However, harassment can never be justified if the employer can show that they put steps in place to prevent the harassment taking place and the harassment claim would not be able to be made against the employer. The claim would have to be made against the harasser. Furthermore, under The Act, employees are now able to hold employers liable for third-party harassment from clients, customers, suppliers or patients. However, harassment can never be justified if the employer can show that they put steps in place to prevent the harassment taking place and the harassment claim would not be able to be made against the employer. The claim would have to be made against the harasser. Furthermore, under The Act, employees are now able to hold employers liable for third-party harassment from clients, customers, suppliers or patients.
Examples of harassment associated with race discrimination
A British Asian employee has constant name-calling and racist remarks made towards him by other colleagues. The colleagues argue it is just office banter however the employee has been offended and insulted by the remarks.
A white employee has seen another employee of a different race being subjected to racial discrimination from their employer.

Victimisation

Victimisation occurs when an employee has been treated badly due to a complaint made regarding racial discrimination. Victimisation can, therefore, occur directly when making a complaint regarding race discrimination in the workplace or when supporting an employee through making their race complaint.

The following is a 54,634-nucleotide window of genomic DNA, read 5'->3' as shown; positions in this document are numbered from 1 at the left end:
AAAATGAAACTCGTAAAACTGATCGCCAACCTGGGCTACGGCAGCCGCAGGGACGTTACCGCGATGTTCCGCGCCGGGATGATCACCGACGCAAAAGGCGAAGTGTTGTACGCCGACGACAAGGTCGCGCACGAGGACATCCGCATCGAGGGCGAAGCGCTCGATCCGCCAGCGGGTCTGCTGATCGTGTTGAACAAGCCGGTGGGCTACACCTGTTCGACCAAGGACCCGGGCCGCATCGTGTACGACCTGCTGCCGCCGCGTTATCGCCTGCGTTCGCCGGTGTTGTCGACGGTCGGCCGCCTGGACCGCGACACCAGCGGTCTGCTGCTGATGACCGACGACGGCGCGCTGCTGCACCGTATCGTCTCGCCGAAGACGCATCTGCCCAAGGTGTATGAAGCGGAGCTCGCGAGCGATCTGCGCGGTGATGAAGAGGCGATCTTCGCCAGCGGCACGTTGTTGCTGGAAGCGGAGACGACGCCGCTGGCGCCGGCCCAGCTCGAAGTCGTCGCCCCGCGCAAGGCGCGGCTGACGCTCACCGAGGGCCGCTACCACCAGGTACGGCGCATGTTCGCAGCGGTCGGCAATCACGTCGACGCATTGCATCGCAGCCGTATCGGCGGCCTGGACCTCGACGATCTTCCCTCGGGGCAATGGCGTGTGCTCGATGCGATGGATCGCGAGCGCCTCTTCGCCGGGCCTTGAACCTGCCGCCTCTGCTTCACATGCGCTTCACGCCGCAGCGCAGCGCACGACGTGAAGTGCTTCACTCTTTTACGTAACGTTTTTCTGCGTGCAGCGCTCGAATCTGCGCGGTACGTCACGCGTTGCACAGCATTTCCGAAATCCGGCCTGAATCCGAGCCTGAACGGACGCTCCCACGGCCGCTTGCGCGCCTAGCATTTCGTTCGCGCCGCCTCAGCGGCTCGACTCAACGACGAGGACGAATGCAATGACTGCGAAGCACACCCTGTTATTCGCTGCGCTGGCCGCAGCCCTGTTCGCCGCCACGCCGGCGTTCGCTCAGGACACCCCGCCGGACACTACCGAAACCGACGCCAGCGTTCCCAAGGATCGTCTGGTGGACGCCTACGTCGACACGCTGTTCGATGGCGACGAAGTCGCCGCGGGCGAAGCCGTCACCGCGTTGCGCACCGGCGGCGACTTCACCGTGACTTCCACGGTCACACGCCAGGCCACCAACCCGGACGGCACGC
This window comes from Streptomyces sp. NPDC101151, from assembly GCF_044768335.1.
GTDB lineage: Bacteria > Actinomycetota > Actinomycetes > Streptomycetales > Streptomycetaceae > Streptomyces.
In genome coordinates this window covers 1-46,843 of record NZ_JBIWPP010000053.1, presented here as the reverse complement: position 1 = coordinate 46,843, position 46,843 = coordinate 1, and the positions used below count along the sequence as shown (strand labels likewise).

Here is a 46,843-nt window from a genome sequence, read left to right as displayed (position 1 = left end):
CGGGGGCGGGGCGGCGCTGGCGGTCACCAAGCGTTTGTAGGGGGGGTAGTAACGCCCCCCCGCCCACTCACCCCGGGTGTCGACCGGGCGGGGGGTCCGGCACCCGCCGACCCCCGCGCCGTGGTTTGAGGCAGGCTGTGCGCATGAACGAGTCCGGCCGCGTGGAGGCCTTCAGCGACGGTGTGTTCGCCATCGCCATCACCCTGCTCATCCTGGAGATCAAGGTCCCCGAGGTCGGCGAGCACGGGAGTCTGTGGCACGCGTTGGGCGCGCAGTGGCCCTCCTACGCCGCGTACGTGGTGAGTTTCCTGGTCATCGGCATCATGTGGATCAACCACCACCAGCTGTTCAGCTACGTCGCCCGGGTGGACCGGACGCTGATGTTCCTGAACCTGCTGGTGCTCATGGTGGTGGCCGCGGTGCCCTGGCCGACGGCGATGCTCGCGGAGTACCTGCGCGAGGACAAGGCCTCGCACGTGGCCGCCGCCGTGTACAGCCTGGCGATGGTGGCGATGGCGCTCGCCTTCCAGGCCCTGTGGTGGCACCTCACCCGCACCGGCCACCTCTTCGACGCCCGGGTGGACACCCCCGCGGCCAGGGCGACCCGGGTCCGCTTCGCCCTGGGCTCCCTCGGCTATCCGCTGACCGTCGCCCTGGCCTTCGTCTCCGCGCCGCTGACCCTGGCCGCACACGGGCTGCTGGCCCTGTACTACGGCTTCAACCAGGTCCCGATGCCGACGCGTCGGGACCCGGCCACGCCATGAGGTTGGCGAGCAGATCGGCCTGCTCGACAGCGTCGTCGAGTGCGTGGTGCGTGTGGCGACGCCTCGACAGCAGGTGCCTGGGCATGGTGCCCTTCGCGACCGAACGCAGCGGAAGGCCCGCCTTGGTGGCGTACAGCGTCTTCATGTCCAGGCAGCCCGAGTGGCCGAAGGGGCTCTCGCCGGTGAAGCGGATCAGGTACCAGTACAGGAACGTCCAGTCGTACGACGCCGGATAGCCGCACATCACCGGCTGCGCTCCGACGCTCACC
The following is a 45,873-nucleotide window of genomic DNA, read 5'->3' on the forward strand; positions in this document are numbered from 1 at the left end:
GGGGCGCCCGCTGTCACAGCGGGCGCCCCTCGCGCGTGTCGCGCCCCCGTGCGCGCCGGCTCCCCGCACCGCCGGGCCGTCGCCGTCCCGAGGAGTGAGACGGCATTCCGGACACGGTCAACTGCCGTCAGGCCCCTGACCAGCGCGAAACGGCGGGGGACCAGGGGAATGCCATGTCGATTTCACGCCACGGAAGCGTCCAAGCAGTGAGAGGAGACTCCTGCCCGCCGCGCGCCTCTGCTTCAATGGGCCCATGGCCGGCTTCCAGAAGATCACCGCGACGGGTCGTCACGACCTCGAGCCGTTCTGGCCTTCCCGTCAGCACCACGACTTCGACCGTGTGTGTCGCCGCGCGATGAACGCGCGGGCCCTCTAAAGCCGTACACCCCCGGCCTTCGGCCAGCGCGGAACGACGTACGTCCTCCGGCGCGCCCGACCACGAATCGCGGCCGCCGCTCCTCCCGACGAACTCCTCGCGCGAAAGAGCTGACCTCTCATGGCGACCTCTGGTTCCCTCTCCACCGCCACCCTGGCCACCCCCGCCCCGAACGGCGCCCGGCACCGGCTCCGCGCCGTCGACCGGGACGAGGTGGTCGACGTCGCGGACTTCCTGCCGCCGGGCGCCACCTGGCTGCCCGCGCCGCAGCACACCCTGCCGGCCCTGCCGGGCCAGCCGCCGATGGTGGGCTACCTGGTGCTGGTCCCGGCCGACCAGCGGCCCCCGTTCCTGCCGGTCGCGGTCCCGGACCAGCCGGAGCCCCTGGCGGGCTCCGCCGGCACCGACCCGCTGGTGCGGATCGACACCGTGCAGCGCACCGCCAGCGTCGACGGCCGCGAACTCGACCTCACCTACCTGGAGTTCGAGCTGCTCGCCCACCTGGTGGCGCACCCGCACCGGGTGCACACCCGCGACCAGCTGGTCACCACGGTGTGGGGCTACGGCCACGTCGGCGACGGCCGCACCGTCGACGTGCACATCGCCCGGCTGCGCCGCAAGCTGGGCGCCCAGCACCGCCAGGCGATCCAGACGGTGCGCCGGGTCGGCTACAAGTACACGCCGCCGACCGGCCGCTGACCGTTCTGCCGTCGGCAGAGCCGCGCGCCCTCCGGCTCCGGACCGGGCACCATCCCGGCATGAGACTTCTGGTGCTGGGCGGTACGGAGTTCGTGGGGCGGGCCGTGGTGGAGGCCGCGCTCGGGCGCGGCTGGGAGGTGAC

Examples of victimisation associated with race discrimination
A black employee has been put forward for dismissal due to a previous complaint regarding the treatment he/she receives from the directors of the firm.
After making a complaint to the manager about the racist language used within the firm an employee is now being ignored which is upsetting and making the employee feel ill.
Circumstances where racial discrimination is allowed to take place
Under The Equality Act, there are certain circumstances where it is acceptable for employers to discriminate against employees due to their race. The allowing of discrimination is called an occupational requirement which entitles an employer to specify their need for a particular protected characteristic in order for their business to run. However, the employer must show evidence of the genuine need for the protected characteristic.Under The Equality Act, there are certain circumstances where it is acceptable for employers to discriminate against employees due to their race. The allowing of discrimination is called an occupational requirement which entitles an employer to specify their need for a particular protected characteristic in order for their business to run. However, the employer must show evidence of the genuine need for the protected characteristic.

Examples where racial discrimination is allowed

An organisation specialising in working with people from a particular ethnic group and therefore requires job applicants to be of the same ethnic background.
A theatre company is producing a play. Within the play, the actors must be of certain sex and ethnic background to be consistent with the script.
KLG Law are professional, experienced employment law specialists, and with years of experience, we can guide you through your case with clarity, transparency and the latest legal guidance. Race discrimination at work is not acceptable, and you can find legal help with us today.
Sign up for the latest employment law updates by clicking here. Call No Win No Fee Race Discrimination Lawyers in London, Reading, Slough, Watford, Maidenhead & Henley, KLG Law today on 0330 221 0684 or contact us.